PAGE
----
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The Stakes in Roberts's Nomination | The Nation

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Peter Rothberg

Peter Rothberg

Opposing war, racism, sexism, climate change, economic injustice and high-stakes testing.

The Stakes in Roberts's Nomination

In the first few days of John G. Roberts, Jr.'s  hearing before the Senate Judiciary Committee, most Senators have focused their questions on his views of privacy, precedent and free speech. So far, only Sen. Russell Feingold has asked Roberts about national security and civil liberties, a critical area of jurisprudence in this post 9/11 age. 

As Raj Purohit writes today in TomPaine.com, a Chief Justice Roberts would guide the court's decisions on cases that test the Bush Administration's determination to emphasize the prevention of terrorism over both the rights of Americans and the rule of law.  If the recent past is any guide, the Supreme Court could soon rule on the White House's efforts to wordsmith its definition of torture; the rendition of suspected terrorists to countries that openly employ torture; the indefinite detention of American citizens without trial; the Pentagon's Guantanamo tribunals, the scope of US obligations under treaties like Geneva, and various Constitutionally shaky provisions of the Patriot Act. And Roberts' record suggests he'll be strongly inclined to vote in favor of  ever-expanding executive branch powers.

Unfortunately, the Democrats appear completely unable to stop or even slow Roberts, who seems to have obtained reasonable, nice-guy status by virtue of his John Edwards-like smile and his measured manner.  Consequently, wrote The Nation's David Corn in his Capital Games blog, they can only have one political objective: to boost the number of "no" votes to Bush's nominee for Supreme Court Chief Justice. This would allow the Democrats to claim their party is the one that cares about privacy rights and could help lay the groundwork for opposition to Bush's next Supreme Court pick, in the likely instance of an extremist nominee.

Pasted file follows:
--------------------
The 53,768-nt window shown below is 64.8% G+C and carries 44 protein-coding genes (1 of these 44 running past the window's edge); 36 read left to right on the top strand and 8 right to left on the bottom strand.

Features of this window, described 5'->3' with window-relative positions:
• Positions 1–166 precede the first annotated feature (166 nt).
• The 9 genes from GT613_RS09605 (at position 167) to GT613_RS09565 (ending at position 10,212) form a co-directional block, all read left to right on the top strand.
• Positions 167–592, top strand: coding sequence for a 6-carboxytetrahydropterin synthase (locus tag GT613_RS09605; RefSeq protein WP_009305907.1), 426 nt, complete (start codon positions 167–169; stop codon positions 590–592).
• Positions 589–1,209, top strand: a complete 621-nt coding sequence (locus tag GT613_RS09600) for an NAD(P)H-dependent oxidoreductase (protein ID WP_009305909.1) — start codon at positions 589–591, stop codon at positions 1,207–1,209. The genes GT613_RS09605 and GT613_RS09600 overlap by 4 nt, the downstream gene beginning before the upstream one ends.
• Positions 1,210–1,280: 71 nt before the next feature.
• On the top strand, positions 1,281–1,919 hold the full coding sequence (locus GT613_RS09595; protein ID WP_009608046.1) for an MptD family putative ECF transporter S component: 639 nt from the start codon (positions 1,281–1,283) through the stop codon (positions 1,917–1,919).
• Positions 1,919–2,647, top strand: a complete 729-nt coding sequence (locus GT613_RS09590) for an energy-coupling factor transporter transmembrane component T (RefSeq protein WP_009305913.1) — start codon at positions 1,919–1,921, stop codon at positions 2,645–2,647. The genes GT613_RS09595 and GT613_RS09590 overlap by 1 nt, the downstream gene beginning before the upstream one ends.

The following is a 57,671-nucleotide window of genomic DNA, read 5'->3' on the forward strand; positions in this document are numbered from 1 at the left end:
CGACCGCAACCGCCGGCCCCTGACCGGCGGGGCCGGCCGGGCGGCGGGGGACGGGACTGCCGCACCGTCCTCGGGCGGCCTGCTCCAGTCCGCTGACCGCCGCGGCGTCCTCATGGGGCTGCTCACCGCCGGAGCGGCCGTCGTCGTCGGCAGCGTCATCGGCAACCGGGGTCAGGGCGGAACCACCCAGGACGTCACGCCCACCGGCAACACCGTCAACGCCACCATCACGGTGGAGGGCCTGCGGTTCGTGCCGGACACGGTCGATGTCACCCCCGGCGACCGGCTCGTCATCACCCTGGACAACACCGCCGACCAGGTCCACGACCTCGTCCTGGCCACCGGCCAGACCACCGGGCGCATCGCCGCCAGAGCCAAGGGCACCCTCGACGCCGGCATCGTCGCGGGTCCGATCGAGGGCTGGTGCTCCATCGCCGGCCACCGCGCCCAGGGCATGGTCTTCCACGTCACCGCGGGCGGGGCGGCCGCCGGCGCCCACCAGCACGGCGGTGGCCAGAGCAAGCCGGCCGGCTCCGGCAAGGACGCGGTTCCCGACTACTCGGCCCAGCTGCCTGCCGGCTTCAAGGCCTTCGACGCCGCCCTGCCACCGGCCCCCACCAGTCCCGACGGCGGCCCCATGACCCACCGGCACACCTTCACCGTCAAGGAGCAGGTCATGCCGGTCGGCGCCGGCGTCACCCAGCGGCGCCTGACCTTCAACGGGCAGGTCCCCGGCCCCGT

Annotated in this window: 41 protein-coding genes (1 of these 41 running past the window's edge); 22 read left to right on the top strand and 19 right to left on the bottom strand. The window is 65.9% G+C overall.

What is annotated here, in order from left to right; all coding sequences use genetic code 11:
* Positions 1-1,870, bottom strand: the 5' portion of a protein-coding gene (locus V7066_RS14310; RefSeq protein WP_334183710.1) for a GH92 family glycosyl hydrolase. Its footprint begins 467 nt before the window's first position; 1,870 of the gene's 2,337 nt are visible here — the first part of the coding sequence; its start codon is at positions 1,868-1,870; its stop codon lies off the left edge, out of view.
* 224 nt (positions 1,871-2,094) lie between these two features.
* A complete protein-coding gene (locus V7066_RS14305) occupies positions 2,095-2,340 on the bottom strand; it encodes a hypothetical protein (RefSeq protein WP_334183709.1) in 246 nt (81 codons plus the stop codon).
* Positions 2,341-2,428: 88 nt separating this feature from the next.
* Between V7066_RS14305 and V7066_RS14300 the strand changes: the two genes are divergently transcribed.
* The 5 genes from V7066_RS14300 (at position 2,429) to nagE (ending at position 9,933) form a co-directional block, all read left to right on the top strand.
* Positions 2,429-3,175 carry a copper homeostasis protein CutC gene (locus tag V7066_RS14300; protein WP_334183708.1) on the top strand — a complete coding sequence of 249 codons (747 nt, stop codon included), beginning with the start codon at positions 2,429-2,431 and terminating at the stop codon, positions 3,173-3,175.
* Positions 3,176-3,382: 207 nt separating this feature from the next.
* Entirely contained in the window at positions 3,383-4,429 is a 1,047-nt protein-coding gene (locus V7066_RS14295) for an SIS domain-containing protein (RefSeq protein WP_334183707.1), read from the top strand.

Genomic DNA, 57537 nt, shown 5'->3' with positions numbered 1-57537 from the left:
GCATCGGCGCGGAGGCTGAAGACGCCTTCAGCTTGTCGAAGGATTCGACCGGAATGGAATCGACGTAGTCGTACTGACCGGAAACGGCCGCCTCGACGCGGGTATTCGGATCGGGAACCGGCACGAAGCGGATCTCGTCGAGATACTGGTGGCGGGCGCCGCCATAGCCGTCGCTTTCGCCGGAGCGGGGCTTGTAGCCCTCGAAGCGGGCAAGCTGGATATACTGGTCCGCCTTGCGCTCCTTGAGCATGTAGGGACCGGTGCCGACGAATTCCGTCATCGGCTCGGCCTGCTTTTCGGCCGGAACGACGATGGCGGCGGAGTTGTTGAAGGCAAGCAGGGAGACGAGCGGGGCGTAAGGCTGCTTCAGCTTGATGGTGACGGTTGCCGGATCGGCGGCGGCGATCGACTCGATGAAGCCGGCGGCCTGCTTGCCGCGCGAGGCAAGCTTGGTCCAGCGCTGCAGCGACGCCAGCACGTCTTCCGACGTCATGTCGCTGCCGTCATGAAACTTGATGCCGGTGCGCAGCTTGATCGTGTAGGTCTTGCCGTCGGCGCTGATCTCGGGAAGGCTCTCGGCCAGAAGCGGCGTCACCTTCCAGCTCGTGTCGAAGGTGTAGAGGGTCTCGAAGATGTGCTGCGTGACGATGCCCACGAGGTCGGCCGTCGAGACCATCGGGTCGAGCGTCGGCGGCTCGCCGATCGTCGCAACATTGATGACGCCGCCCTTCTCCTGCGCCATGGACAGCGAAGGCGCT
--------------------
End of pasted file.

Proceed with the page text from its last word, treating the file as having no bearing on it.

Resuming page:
This is where you can still help. If our legislators can be convinced that the political price of supporting Roberts is at least as great as that of opposing him, then we may yet see some backbone. Click here to send a letter to your elected reps imploring them to oppose Roberts' nomination. And find resources at the Alliance for Justice's Supreme Court Watch site detailing exactly why he's the wrong choice for Chief Justice. (The site has a running podCast of the senate hearings, too.) People for the American Way has also put out an excellent fact-sheet on Roberts's record as well as a campus activism toolkit.

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Hurricane Katrina Relief

Click here to see a list of progressive, grassroots organizations, collected by Adam Howard, that we think are worthy recipients of hurricane relief donations. These groups are already on the ground and are dedicated to delivering aid to those who need it most.

The Moving Ideas Network has also just published a Hurricane Katrina progressive policy and action guide which is well worth checking out. It features a collection of articles and media coverage on the disaster as well as a call to support an independent Katrina Commission that would fully assess why it took so long for the Federal Emergency Management Agency (FEMA) to respond and how we can improve preparedness for future natural disasters.

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Good for Shaq! 

Associated Press

MIAMI BEACH, Fla. -- Shaquille O'Neal provided an assist to police over the weekend, trailing a man who allegedly assaulted a gay couple before alerting an arresting officer.

The 7-foot-1 Miami Heat center, who is in the process of becoming a Miami Beach reserve officer, was driving on South Beach around 3 a.m. Sunday. He saw a passenger in a car yell anti-gay slurs at the couple, who were walking, said Bobby Hernandez, a spokesman for the Miami Beach Police Department.

The man then got out of the car and threw a bottle, hitting one of the pedestrians, who was not seriously hurt. The man got back in the car, which sped off. O'Neal followed, flagging down an officer who made an arrest.

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